There is also evidence of involvement of human MSX1 in tooth development. A single point mutation in the homeodomain of MSX1 was found to segregate with oligodontia (lack) of all permanent second premolars and third molars (Vastardis et al, 1996). Most affected members also lacked some other teeth (first permanent and molars, the lack of which is very uncommon, or first incisors). However, the affected members of the family were all reported to have complete deciduous dentition, a state that would be in accordance with the lack of defects in heterozygous mice. Functional analysis later showed that the point mutation causes structural perturbation and reduced thermostability of the MSX1 protein, thus suggesting that the phenotype is caused by smaller amount of the functional protein (haploinsufficiency, Hu et al, 1998). The selective effect on only certain human teeth of the single amino acid change in a protein that appears to be present in all teeth can best be interpreted in terms of an existing threshold in some point of the development that must be overcome to produce a complete tooth.
Several other mutations in MSX has since been described in three other families. These include nonsense mutations in exon 1 (van den Boogaard et al, 2000) and exon2 (Jumlongras et al, 2001) as well as a missense mutation in exon2 (Lidral et al, 2002). The pattern of missing teeth in these families resembled that in the family of Vastardis et al, 1996, as the teeth most severely affected were second premolars and third molars. However, there was considerable variability for missing of other teeth. Also, the exon1 mutation was also associated with oral clefts in some of the family members (van den Boogaard et al, 2000) and the exon2 nonsense mutation with nail dysplasia (Jumlongras et al, 2001).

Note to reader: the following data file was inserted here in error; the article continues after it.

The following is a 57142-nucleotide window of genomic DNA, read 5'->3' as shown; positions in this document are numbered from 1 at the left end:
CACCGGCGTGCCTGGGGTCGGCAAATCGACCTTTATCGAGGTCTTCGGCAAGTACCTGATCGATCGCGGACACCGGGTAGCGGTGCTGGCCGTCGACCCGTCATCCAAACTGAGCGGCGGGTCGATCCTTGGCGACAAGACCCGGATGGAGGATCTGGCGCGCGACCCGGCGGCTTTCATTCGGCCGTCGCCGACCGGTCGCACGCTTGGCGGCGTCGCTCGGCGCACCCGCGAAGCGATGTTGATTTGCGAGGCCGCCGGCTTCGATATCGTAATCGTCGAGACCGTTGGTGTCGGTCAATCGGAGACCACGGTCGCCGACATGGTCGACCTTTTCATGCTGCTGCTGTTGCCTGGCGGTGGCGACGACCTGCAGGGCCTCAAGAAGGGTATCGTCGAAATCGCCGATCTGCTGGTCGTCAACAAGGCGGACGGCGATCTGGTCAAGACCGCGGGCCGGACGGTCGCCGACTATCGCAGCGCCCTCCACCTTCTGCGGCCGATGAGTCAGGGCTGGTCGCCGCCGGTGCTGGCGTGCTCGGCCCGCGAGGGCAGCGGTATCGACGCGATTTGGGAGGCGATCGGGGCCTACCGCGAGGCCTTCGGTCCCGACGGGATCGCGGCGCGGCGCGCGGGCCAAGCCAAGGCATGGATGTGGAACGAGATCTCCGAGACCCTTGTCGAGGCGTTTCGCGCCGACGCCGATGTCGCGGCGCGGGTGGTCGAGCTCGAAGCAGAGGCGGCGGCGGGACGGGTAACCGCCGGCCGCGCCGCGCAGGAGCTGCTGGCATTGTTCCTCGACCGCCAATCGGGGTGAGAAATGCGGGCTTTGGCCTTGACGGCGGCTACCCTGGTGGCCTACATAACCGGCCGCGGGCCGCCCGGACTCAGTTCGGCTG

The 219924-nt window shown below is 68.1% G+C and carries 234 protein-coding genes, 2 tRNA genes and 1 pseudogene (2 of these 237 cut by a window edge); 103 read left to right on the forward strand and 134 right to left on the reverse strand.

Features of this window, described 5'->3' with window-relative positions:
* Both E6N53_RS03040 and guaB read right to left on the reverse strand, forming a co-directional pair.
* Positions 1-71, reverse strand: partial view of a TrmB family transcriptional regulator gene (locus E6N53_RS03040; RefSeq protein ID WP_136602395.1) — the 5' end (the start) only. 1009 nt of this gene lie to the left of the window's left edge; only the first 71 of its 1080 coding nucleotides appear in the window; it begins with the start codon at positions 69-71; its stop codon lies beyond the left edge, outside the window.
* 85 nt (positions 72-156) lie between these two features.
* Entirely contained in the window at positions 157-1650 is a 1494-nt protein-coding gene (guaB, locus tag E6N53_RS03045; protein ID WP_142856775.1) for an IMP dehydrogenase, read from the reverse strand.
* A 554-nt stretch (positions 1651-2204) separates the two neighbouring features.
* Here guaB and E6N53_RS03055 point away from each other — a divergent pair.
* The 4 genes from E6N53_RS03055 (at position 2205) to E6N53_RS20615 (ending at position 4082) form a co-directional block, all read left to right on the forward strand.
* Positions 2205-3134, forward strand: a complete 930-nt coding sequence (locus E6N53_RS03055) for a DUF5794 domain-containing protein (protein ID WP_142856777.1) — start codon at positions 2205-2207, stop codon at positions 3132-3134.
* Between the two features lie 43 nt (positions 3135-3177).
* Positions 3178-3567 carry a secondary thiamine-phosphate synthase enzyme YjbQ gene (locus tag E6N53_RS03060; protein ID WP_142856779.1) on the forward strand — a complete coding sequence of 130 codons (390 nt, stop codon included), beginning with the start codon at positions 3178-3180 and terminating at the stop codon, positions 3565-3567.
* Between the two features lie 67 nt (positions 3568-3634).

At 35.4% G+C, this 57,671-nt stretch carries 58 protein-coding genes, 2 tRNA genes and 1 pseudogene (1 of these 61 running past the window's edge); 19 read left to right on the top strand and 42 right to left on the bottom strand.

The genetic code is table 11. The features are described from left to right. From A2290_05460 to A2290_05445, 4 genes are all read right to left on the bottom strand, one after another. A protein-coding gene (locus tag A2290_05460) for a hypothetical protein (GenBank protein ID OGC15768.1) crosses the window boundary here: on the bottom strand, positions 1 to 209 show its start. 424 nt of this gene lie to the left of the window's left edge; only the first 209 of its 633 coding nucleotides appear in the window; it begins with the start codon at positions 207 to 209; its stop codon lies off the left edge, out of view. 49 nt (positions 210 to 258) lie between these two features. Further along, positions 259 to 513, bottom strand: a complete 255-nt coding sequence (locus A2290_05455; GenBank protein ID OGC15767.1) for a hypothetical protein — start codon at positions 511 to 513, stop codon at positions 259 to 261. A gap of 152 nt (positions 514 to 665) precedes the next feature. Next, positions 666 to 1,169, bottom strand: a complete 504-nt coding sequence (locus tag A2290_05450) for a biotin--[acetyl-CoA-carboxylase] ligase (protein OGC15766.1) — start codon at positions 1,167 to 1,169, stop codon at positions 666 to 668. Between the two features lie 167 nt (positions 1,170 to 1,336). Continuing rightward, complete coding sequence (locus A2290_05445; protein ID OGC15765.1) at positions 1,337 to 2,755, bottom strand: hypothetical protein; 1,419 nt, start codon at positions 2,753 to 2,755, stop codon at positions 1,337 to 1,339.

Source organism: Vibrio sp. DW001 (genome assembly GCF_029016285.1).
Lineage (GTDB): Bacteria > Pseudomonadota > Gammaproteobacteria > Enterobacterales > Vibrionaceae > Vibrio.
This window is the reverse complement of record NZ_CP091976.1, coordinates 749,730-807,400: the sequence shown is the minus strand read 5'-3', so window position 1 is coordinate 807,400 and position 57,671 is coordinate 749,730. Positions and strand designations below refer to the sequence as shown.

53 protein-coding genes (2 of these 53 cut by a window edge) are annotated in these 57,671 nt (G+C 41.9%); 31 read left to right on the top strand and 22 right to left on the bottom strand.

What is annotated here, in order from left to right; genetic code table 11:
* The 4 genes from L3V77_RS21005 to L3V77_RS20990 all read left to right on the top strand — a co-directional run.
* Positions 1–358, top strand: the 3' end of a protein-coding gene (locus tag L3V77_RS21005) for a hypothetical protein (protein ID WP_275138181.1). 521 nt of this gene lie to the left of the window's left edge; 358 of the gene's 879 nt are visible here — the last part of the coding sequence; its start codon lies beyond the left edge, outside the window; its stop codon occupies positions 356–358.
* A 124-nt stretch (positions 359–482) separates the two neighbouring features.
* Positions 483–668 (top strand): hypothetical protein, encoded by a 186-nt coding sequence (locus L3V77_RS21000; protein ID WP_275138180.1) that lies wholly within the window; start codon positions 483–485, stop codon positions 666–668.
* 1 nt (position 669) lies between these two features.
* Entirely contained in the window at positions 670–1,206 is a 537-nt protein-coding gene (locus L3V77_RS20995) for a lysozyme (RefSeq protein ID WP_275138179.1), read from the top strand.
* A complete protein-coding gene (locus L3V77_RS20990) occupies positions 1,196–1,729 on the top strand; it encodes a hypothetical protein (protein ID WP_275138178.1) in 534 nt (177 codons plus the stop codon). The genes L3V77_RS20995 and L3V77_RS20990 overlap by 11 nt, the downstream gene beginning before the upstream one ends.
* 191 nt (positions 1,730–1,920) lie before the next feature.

The latter studies support the conclusion that the oligodontia is caused by MSX1 haploinsufficiency. The variability may be explained by slightly different overall effect by different mutations as it is known that Msx1 interacts with various other proteins or it may be explained by different genetic background in the families. The haploinsufficiency as a major mechanism is further supported by the study of (Nieminen et al, 2003) which showed that deletions of MSX1 caused a similar pattern of oligodontia.
The previous studies show that mutations in MSX1 cause oligodontia, a severe type of congenital tooth aganesis. However, it is obvious that these represent only a minority of all congenital tooth agenesis or even the severe phenotypes. Several studies have failed to find mutations in MSX1 in studies in Finnish families have not shown any involvement of MSX1 to hypodontia, the common type of tooth agenesis (Nieminen et al, 1995). On the contrary, most of the families show recombinations between MSX1 and hypodontia. The type of hypodontia in these families is not as uniform as described above. Instead, the affected may lack only one or a few teeth (incisors or second premolars) or they may have malformation of second upper incisors, so called peg-shaped incisors. This condition runs as a dominant trait in families, and it appears that some carriers of the gene have no defects at all (reduced penetrance).
MSX1 has also been implicated with oral clefting. The homozygous null mutant mice exhibit cleft palate (Satokata et al, 1994). A polymorphism in MSX1 was associated with clefting (Lidral et al, 1998), and recently several alterations in MSX1 were found in a wide study of oral cleft patients (Jezewski et al, 2003). Different types of clefts were also found in some patients in one of the families with a MSX1 exon 1 nonsense mutation (van den Boogaard et al, 2000). However, oral clefts were not seen in patients with heterozygous MSX1deletions (Nieminen et al, 2003).
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